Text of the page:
Volleyball is a fluid game, meaning it constantly changes and although it follows some general assumptions– we assume the other team will likely bump, set, spike– the ball may come flying back over the net after one hit by the opponent. This can really throw a team for a loop. The same thing can happen in foster care. You are going along, volleying back and forth, getting into a good rhythm and then *BAM* something goes off kilter and sends everyone scrambling.

Blocking and digging are two defensive concepts in volleyball. A good block completely deflects the trajectory of the ball back down on the opponent’s side. It feels really awesome when that happens! On my team our girls lack height, so I am often encouraging them to just “get a touch” on the block which in turn slows the heat of the attack down and makes it easier to handle. As a foster parent I need to stand in the gap for our children and guard their hearts. I am thankful we can shelter them from the storm that rages around them and they can just be kids, for this moment, because they only get one childhood. Sometimes we can completely deflect the pain from hitting them and other times we may only be able to take the heat off and make it easier to cope. Digging up a hard hit can be an impressive acrobatic feat and get the crowd to their feet. But sometimes it can hurt. I’ve played defensive specialist and had the bruises on my hips, knees, and arms to show for it. However hard it may hurt you are still committed to diving for that ball and get the save. “Digging deep” in foster care means doing whatever you can to defend your child and keep them from hitting the ground. Sometimes it can be painful and leave bruises on your heart but you get back up and do it again.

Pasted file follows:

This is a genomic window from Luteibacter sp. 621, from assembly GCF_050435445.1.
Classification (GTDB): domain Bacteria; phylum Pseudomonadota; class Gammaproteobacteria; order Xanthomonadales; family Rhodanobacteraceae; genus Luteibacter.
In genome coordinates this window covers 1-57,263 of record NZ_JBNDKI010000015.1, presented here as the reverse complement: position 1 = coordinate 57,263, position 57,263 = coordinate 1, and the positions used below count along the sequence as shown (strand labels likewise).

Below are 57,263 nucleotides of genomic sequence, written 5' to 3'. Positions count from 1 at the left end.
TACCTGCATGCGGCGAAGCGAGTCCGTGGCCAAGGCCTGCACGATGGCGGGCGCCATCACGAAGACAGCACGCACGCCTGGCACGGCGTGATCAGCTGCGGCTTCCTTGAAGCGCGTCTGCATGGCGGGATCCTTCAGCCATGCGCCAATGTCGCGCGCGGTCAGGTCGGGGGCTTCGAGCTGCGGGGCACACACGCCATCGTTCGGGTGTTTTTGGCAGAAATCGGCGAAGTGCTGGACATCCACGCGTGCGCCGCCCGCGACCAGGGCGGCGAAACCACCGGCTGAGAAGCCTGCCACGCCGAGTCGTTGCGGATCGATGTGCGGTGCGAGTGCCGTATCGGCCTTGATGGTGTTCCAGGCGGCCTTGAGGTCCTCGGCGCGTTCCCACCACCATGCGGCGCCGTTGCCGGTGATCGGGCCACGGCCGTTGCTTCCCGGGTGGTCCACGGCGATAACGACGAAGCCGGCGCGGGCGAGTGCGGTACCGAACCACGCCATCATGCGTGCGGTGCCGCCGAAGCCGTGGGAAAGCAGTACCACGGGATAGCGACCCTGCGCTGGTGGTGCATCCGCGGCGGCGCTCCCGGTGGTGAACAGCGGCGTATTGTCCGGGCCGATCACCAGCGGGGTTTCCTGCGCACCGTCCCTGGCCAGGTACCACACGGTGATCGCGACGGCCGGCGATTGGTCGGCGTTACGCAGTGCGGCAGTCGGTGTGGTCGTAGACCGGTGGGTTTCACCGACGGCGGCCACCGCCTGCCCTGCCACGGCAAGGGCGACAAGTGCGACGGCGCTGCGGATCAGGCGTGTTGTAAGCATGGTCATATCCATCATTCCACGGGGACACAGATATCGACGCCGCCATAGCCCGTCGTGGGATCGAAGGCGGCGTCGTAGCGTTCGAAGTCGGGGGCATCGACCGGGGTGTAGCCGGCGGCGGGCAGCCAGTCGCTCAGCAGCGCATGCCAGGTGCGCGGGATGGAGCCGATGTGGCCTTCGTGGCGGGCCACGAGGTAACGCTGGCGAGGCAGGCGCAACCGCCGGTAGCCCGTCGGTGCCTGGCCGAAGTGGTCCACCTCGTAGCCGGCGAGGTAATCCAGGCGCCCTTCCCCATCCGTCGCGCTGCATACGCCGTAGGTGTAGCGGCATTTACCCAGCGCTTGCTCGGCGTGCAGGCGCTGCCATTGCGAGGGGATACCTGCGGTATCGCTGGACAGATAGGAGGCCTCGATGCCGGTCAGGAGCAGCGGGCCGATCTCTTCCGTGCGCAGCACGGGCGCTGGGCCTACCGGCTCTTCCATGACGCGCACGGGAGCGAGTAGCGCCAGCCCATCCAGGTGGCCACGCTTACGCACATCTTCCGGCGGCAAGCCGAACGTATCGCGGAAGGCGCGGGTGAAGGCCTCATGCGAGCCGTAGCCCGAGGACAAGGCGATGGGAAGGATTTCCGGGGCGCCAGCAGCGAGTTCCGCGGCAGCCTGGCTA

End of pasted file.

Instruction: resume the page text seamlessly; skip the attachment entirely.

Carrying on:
My current team! (I’m on the left looking like one of the kids.)

To all who are out there “playing the game” of foster care I will end my volleyball analogy with the 10 Commandments of Volleyball that I gave to my team. They can easily be applied to what you are doing:

10 commandments of volleyball

  • 1.    Play with intensity.
  • 2.    Don’t ever give up.
  • 3.    Shake off every mistake and move on.
  • 4.    Have a positive attitude.
  • 5.    Always encourage your teammates.
  • 6.    Have good sportsmanship.
  • 7.    Aim to be an all-around good player.
  • 8.    Try your hardest no matter what.
  • 9.    Always have a goal in mind and strive to obtain it.
  • 10.    Be the best you can be on and off the court.

–Coach Leah